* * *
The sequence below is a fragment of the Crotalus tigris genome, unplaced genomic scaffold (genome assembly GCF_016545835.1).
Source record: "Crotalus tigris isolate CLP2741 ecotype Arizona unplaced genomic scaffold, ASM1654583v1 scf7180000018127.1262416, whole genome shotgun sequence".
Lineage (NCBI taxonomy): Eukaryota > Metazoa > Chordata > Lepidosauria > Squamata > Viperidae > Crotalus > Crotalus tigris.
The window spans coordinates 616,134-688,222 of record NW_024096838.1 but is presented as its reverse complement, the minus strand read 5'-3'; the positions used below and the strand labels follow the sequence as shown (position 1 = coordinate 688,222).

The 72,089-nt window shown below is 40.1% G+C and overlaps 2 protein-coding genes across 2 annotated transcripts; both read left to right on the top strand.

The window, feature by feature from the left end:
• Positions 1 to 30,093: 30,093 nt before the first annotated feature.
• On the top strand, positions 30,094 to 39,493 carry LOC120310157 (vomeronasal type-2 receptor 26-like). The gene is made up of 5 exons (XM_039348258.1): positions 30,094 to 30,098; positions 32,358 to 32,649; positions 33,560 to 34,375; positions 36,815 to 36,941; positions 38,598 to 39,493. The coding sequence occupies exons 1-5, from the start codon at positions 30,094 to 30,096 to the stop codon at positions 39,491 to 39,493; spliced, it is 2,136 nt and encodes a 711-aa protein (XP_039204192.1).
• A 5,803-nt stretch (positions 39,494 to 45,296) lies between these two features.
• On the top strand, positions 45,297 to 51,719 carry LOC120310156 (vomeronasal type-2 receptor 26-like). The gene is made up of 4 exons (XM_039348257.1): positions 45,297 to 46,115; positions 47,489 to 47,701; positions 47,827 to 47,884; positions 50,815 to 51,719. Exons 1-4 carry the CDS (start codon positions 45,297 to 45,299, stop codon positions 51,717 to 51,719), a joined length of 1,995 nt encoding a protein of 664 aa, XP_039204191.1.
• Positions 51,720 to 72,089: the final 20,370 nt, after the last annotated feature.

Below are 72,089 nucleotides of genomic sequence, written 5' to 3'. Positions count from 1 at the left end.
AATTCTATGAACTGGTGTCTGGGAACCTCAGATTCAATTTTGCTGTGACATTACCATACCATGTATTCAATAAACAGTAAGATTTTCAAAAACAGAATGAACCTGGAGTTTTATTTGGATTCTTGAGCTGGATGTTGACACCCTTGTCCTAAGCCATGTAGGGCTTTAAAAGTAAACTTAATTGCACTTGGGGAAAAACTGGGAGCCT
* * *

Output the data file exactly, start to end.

The sequence below is a fragment of the Crotalus tigris genome, unplaced genomic scaffold (genome assembly GCF_016545835.1).
Source record: "Crotalus tigris isolate CLP2741 ecotype Arizona unplaced genomic scaffold, ASM1654583v1 scf7180000018127.1262416, whole genome shotgun sequence".
Lineage (NCBI taxonomy): Eukaryota > Metazoa > Chordata > Lepidosauria > Squamata > Viperidae > Crotalus > Crotalus tigris.
The window spans coordinates 616,134-688,222 of record NW_024096838.1 but is presented as its reverse complement, the minus strand read 5'-3'; the positions used below and the strand labels follow the sequence as shown (position 1 = coordinate 688,222).

The 72,089-nt window shown below is 40.1% G+C and overlaps 2 protein-coding genes across 2 annotated transcripts; both read left to right on the top strand.

The window, feature by feature from the left end:
• Positions 1 to 30,093: 30,093 nt before the first annotated feature.
• On the top strand, positions 30,094 to 39,493 carry LOC120310157 (vomeronasal type-2 receptor 26-like). The gene is made up of 5 exons (XM_039348258.1): positions 30,094 to 30,098; positions 32,358 to 32,649; positions 33,560 to 34,375; positions 36,815 to 36,941; positions 38,598 to 39,493. The coding sequence occupies exons 1-5, from the start codon at positions 30,094 to 30,096 to the stop codon at positions 39,491 to 39,493; spliced, it is 2,136 nt and encodes a 711-aa protein (XP_039204192.1).
• A 5,803-nt stretch (positions 39,494 to 45,296) lies between these two features.
• On the top strand, positions 45,297 to 51,719 carry LOC120310156 (vomeronasal type-2 receptor 26-like). The gene is made up of 4 exons (XM_039348257.1): positions 45,297 to 46,115; positions 47,489 to 47,701; positions 47,827 to 47,884; positions 50,815 to 51,719. Exons 1-4 carry the CDS (start codon positions 45,297 to 45,299, stop codon positions 51,717 to 51,719), a joined length of 1,995 nt encoding a protein of 664 aa, XP_039204191.1.
• Positions 51,720 to 72,089: the final 20,370 nt, after the last annotated feature.

Below are 72,089 nucleotides of genomic sequence, written 5' to 3'. Positions count from 1 at the left end.
AATTCTATGAACTGGTGTCTGGGAACCTCAGATTCAATTTTGCTGTGACATTACCATACCATGTATTCAATAAACAGTAAGATTTTCAAAAACAGAATGAACCTGGAGTTTTATTTGGATTCTTGAGCTGGATGTTGACACCCTTGTCCTAAGCCATGTAGGGCTTTAAAAGTAAACTTAATTGCACTTGGGGAAAAACTGGGAGCCT